BlackBerry's first quarter is expected to be strong as the company filled its channel with Q10 devices, but analysts are wary about how those devices will sell in future quarters.
Simply put, the jury is out on Q10 and its prospects going forward. Some analysts did surveys that revealed lackluster U.S. demand. However, the Q10 does court the die-hard Qwerty-BlackBerry fan. In addition, the Q10 may do better in emerging markets and internationally.
Wall Street is expecting BlackBerry to report first quarter earnings of 6 cents a share on revenue of $3.36 billion. National Bank analyst Kris Thompson is projecting that BlackBerry will ship 8.17 million smartphones with 1.25 million BlackBerry 10 devices going to the enterprise and 2.75 million sold to consumers. BlackBerry is expected to sell 4.17 million BlackBerry 10 devices.
It's worth noting that Thompson is a bit more optimistic than consensus estimates.
Like all things BlackBerry, there are many prognosticators at the extremes, but few who are neutral to middle-of-the-road.
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Consider the following outlooks for BlackBerry's quarter. Deutsche Bank analyst Brian Modoff said:
We conducted a round of carrier store checks on the Q10 during its first weekend of sales in the US. In total, we surveyed 60 stores — 20 AT&T and 40 Verizon — and the results were broadly poor. In short, it was the most negative survey result we have tallied in all five that we have completed. We think the results of this survey align with our longer-term view of the company.
Modoff added that the Q10 wasn't outselling the Z10 in most cases. Cowen & Co. analyst Matthew Hoffman also found weak demand for the Q10.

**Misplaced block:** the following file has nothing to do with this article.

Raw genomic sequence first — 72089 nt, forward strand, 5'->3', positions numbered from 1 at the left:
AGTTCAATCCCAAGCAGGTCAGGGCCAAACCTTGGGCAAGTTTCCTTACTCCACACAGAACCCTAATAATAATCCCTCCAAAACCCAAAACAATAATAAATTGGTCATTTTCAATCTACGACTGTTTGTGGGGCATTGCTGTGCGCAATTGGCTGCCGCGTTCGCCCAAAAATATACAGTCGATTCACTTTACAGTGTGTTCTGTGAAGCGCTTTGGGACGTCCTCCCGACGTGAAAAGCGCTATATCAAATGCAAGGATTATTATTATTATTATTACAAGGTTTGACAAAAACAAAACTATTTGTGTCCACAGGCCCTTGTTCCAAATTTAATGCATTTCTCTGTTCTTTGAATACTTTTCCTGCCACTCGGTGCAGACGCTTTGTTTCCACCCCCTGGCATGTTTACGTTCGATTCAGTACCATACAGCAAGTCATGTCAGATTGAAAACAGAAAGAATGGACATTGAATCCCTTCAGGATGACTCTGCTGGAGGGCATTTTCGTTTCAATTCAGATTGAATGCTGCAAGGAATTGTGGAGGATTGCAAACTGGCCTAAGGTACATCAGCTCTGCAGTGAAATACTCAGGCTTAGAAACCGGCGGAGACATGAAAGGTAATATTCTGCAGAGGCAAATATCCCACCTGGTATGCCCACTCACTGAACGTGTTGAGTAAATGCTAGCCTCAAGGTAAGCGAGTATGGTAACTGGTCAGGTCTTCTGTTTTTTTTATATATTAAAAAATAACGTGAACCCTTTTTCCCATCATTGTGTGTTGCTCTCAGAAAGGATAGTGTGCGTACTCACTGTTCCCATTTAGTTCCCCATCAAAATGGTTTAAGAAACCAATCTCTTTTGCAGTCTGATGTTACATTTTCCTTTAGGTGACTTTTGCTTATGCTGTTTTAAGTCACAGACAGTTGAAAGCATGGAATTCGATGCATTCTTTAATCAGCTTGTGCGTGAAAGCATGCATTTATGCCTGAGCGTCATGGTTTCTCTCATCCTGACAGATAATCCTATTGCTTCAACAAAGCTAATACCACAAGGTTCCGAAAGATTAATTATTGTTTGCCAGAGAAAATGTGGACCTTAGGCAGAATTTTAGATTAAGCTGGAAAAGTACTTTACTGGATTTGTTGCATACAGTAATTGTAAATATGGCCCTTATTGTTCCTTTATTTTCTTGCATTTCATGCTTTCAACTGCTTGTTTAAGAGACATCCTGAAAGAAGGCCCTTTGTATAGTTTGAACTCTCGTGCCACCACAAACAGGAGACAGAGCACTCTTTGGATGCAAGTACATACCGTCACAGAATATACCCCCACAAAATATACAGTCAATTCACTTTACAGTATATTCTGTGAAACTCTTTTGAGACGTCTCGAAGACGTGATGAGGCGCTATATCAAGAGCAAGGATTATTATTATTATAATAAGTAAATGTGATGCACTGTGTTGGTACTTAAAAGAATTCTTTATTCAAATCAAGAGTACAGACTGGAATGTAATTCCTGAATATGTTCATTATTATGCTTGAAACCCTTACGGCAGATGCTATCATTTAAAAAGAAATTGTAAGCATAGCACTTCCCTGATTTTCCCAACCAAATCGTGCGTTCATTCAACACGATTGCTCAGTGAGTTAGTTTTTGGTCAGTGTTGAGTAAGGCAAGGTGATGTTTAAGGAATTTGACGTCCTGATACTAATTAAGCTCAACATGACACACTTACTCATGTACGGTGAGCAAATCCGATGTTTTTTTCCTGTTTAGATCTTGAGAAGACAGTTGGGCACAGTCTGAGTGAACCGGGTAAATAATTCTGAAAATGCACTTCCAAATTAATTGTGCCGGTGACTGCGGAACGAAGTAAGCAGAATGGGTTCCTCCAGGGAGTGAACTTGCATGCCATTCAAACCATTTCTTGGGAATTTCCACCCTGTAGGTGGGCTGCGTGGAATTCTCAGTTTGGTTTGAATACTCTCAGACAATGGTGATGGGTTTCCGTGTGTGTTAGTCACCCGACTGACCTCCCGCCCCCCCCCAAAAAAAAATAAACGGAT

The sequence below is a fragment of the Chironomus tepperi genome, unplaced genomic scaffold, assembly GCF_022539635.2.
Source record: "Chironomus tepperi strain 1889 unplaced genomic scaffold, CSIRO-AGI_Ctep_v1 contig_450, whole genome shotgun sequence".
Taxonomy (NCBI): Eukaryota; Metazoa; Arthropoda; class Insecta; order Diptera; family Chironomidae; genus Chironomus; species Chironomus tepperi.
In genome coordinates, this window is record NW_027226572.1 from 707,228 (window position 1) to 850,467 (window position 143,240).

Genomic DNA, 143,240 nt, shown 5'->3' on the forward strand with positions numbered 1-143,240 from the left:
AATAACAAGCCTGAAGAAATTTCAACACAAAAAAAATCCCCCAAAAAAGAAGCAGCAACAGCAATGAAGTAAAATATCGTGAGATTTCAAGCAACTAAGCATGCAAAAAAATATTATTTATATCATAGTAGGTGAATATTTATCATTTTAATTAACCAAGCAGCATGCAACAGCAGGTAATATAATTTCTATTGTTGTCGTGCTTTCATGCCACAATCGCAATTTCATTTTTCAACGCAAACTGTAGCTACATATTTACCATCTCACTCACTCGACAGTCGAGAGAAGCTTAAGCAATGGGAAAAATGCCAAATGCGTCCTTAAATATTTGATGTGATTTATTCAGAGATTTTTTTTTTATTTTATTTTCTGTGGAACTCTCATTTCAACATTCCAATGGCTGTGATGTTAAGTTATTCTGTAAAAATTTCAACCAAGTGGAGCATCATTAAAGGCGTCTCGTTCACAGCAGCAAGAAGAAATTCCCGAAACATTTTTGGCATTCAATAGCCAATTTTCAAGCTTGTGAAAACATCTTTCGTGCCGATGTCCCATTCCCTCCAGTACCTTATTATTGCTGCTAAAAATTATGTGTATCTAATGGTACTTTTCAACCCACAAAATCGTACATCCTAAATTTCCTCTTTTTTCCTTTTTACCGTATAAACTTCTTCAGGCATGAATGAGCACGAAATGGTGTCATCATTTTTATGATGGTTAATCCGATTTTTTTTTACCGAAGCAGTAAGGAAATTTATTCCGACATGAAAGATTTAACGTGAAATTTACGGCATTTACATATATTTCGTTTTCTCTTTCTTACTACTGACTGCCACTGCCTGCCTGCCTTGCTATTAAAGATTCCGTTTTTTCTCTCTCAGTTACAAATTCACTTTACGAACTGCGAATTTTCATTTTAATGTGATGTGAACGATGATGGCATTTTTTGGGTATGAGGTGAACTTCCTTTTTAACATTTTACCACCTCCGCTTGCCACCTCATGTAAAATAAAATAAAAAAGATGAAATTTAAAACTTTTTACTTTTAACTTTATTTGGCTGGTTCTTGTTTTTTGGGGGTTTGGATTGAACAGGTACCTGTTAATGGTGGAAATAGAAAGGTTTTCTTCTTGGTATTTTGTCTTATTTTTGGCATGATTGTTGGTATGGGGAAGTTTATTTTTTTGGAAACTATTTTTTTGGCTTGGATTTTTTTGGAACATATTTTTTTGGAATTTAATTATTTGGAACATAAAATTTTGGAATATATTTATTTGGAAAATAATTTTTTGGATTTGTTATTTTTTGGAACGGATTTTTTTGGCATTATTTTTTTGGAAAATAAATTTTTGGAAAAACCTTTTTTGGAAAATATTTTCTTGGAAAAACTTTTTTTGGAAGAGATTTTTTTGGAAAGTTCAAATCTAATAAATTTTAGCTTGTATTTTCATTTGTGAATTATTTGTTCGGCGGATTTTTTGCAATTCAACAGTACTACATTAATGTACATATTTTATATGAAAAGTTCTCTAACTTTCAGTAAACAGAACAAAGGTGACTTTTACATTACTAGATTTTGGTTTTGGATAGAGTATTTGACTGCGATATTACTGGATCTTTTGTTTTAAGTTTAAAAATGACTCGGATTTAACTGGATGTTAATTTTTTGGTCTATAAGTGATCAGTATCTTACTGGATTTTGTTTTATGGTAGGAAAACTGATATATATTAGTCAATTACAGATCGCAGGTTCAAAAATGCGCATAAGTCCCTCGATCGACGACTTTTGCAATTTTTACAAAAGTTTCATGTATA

Despite those worries, Modoff said that BlackBerry's first quarter may surprise to the upside.
Jefferies analyst Peter Misek is more optimistic about BlackBerry. Misek is focusing on enterprise demand for the Q10 as well as the company's software focused on mobile device management. Misek said:
Standard pricing for Secure Work Place (the BYOD offering) is $99/year/user; combined with bulk discounts and data savings, we think this is a very attractive option for companies. BES 10 remains a free upgrade for existing BlackBerry enterprise customers. The standard pricing for BBRY devices is $59 per year (or ~$5/month)... We were pleased with our trial of BES 10.1 on our iPhone and a beta of a new desktop VPN service. We believe enterprises could save $3-$10/month/user on data charges as email traffic is especially compressed. We estimate that there are currently 18K BES 10 servers (vs. 12K a couple months ago).
Misek has a point about BlackBerry's mobile device management potential, but those positives will quickly be negated if the company finds itself with a BlackBerry 10 device inventory issue due to weak demand.
Hoffman said BlackBerry 10 devices may lack staying power. He said in a research note:
Our checks show there have been two issues with the BB10 OS that we believe could gate sell-through and lead to lower-than-consensus August results. We have spoken with multiple industry participants over the past month about BB10 and we have two primary take-aways: 1) BB10's limited app support (no Instagram or Netflix, to cite a few) is creating a higher percentage of consumers that are not satisfied with the BB10 experience than some dealers are seeing with Android or iOS and 2) the BB10 OS as adapted on the Q10 is confusing.
Add it up and BlackBerry's first quarter is almost besides the point. BlackBerry will field a lot of questions about the second quarter and the company's future will depend on consumer sell-through.